The “fifth major” will, of course, carry on without Woods, not to mention world No. 1 Lee Westwood, but as Grand Slams go this one still appears to be searching for an identity.
Tim Clark. The wee defending champion put aside an elbow injury to play this week – though he did have to withdraw Friday after 10 holes – and offered the ultimate gesture of respect when he had Tour officials replace the South African flag flying in the “Circle of Champions” at TPC Sawgrass with Spain’s flag in honor of the late Seve Ballesteros.
“To have his flag up there is just a small little tribute to him. Obviously he deserves a whole lot more,” Clark said. “It went beyond just Spanish golf, it was world golf.”
As if all that wasn’t enough, Clark purchased cupcakes that were served on Thursday in the Sawgrass media center. In honor of Champagne Tony Lema, “Cut Line” would like to suggest a new, however misleading, nickname – “Cupcake Timmy Clark.”
17th Heaven. “Gimmick or good hole?” Lucas Glover was asked during his Wednesday practice round at the famed island hole, sparking a debate that Johnson Wagner seemed to end with a surprising testimonial.
“(In 2008) during the playoff (between Sergio Garcia and Paul Goydos) I came out here and watched,” Wagner said. “I think it’s a great hole. It makes you hit a shot and everybody has to play it.”
Pete Dye’s contrived circus may not be universally admired, but it is always on the players’ minds and maybe that’s the best any architect can hope for.
Quail Hollow. For the second consecutive year the Carolina gem delivered another Sunday slam without the aid of anyone named Tiger or Phil, which is no easy task for any event.
The bonafide mid-major gave us Rory McIlroy’s closing masterpiece last year and Lucas Glover’s short-game clinic last Sunday, but the Tour’s status in Charlotte seemed to be put on the clock last year when Quail Hollow was named the site of the 2017 PGA and became the leader in the clubhouse for the 2024 Ryder Cup.
Word around the caddie barn last week was the event will take a hiatus from Quail Hollow in 2015, ’16 and ’17 to retool for the PGA – during which time the Wells Fargo would rotate to another Carolina course, say Pinehurst – and return to Charlotte in 2018.
Seems about right. In NASCAR country four lefts always bring you home.
Tweet of the Week: @McIlroyRory “If I’m too young to know if I like a course or not Butch (Harmon) is too old to coach . . .”
It was the Northern Irishman’s response to criticism that he skipped The Players for all the wrong reasons.
Made Cut-Did Not Finish (MDF)
Tiger Woods. The results may have been unsightly, but you can’t fault the man for trying. At worst, Woods’ nine-hole 42 was a rehab start that simply didn’t go well. At best, it may have convinced him to take the time needed to heal a particularly concerning Achilles injury.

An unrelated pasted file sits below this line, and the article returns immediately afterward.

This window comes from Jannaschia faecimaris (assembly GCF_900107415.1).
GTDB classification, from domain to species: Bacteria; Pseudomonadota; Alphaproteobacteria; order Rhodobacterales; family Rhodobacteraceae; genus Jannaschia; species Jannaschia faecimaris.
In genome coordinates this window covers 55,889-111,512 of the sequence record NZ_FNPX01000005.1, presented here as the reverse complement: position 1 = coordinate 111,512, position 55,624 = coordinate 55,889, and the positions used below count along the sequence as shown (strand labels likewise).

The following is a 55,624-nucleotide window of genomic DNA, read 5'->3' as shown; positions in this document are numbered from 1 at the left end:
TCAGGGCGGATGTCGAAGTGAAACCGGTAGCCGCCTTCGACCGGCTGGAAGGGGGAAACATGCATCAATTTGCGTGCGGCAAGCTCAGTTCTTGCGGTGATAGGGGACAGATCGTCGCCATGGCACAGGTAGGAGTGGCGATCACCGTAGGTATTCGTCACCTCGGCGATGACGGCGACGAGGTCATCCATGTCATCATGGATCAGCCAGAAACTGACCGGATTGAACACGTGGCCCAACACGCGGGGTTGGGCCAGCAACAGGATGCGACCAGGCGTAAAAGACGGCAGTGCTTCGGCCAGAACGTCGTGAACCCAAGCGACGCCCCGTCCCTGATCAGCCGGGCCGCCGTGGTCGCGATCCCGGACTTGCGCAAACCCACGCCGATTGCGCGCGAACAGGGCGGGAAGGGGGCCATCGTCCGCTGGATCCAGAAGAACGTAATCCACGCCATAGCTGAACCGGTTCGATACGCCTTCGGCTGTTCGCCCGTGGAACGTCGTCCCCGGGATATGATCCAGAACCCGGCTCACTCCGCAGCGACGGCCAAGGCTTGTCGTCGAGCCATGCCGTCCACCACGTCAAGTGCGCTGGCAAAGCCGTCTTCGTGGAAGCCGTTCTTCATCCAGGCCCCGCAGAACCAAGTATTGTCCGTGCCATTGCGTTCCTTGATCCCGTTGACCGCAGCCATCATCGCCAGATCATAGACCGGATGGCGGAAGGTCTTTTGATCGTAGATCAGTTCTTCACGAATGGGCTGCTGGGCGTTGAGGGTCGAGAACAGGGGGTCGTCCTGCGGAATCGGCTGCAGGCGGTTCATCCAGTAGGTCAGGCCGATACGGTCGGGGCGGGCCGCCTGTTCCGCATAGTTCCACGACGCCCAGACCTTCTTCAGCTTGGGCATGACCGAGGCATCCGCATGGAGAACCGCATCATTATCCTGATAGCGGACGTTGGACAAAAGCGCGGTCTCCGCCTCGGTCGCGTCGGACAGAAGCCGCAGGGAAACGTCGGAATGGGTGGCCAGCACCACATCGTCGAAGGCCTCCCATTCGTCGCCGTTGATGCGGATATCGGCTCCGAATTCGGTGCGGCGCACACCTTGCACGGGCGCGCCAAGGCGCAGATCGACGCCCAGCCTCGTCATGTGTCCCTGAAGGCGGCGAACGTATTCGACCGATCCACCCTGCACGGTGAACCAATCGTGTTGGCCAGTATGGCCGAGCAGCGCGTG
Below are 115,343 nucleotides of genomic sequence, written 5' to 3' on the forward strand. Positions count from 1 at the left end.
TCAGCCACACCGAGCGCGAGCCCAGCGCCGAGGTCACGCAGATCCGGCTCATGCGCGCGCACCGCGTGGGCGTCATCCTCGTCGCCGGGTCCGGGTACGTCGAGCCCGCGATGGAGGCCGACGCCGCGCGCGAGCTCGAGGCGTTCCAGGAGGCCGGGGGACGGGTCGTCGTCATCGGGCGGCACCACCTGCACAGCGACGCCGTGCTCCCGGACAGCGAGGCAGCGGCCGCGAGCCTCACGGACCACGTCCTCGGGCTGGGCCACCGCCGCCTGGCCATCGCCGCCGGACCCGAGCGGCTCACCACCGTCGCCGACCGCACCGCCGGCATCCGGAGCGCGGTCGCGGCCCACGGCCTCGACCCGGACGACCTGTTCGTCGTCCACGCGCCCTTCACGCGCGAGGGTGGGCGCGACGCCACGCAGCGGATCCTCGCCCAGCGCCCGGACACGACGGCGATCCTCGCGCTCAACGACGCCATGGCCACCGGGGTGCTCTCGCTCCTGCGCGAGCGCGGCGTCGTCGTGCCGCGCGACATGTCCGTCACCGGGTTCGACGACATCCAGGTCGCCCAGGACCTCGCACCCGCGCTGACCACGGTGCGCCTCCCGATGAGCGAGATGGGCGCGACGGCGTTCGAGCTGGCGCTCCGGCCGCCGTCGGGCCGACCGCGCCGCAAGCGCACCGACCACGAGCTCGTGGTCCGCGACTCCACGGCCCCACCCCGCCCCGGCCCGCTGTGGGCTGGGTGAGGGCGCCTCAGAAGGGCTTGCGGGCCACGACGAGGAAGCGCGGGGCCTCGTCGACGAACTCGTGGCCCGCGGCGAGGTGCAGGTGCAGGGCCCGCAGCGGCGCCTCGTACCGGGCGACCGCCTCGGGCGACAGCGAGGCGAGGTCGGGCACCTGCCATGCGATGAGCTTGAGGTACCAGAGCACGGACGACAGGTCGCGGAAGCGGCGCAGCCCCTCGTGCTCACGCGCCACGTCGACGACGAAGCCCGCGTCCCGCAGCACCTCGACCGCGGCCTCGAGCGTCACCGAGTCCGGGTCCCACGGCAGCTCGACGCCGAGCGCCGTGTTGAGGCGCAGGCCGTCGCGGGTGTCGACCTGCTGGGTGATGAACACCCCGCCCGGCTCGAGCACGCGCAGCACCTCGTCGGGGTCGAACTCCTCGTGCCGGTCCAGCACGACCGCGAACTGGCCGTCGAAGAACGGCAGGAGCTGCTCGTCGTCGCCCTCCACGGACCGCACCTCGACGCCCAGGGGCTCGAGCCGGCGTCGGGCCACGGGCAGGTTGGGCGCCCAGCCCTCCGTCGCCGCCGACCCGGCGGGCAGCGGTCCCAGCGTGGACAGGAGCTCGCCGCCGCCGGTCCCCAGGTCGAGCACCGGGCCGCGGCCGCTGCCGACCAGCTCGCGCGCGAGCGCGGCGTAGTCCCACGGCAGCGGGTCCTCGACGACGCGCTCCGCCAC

Recovery time for an Achilles injury is about eight weeks, which means June’s U.S. Open may be questionable. But this is the same man who won a U.S. Open on a broken leg against doctor’s orders so it’s impossible to bet against Woods at Congressional, healthy or otherwise.
Golf needs Woods, but what it really needs is the former alpha male on two good legs.
Phil Mickelson. Lefty is no stranger to arm chair architecture, and Thursday’s indictment of TPC Sawgrass’ par-3 13th green, which he double bogeyed with an 8-iron in his hands, was anything but subtle.
“When I design courses I try not to screw the player like that,” Mickelson said. “I try to keep it a little fair.”
Outspoken assessments are certainly part of Mickelson’s charm, but it must be pointed out that this is the same player who is on record saying, “(Nos.) 16, 17 and 18 (at TPC Sawgrass) combine for the greatest risk-reward opportunity in all of golf.”
Sometimes a bad bounce is just a bad bounce, not the byproduct of a bad golf course.
May day. Five years into the experiment, The Players' move to the drier confines of May seems to be a relative success, but – as usual – unintended consequences have cropped up.
Conflicts with the European Tour schedule, which is heading into an important stretch, cost the event Westwood and McIlroy this year and the fields at the Byron Nelson and Colonial have been impacted by a seven-week run that includes the Wells Fargo, Players, Memorial and the U.S. Open.
Warmer temperatures may also be having an impact on the fans. The grandstands around the Stadium Course’s 18th hole were removed this year because, according to one official, it is simply too hot to sit and watch.
“I’m cynical, I know, but it feels non-major-esque,” said one Tour player.
Rory Sabbatini. We may never know what, if any, action is taken against the Tour’s bad boy for his reported misbehavior in New Orleans last month but this much is certain, without a more transparent system no amount of fines or suspensions are going to do much good.
Sabbo told Golfweek magazine: “I heard it all. Supposedly I had a fight with (Sean) O’Hair and I told the Tour to ‘F-off.’ Hearsay is hearsay.”
Although the facts remain unconfirmed, there is little doubt something happened at TPC Louisiana. Memo to Sabbo: misleading denials do no one any good, just ask Barry Bonds.
Follow Rex Hoggard on Twitter @RexHoggard